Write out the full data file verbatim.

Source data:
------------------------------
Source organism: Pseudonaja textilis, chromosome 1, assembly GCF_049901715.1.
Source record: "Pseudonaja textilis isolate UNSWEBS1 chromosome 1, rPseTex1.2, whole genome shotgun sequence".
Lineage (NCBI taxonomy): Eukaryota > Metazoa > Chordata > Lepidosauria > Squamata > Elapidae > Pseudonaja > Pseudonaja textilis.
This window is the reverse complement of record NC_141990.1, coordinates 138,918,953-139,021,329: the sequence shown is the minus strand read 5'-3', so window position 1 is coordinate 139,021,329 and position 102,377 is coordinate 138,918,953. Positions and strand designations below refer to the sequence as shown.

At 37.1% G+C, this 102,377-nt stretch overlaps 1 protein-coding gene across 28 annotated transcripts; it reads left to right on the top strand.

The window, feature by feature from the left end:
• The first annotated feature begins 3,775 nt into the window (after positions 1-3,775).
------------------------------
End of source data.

Source organism: Pseudonaja textilis, chromosome 1, assembly GCF_049901715.1.
Source record: "Pseudonaja textilis isolate UNSWEBS1 chromosome 1, rPseTex1.2, whole genome shotgun sequence".
Lineage (NCBI taxonomy): Eukaryota > Metazoa > Chordata > Lepidosauria > Squamata > Elapidae > Pseudonaja > Pseudonaja textilis.
This window is the reverse complement of record NC_141990.1, coordinates 138,918,953-139,021,329: the sequence shown is the minus strand read 5'-3', so window position 1 is coordinate 139,021,329 and position 102,377 is coordinate 138,918,953. Positions and strand designations below refer to the sequence as shown.

At 37.1% G+C, this 102,377-nt stretch overlaps 1 protein-coding gene across 28 annotated transcripts; it reads left to right on the top strand.

The window, feature by feature from the left end:
• The first annotated feature begins 3,775 nt into the window (after positions 1-3,775).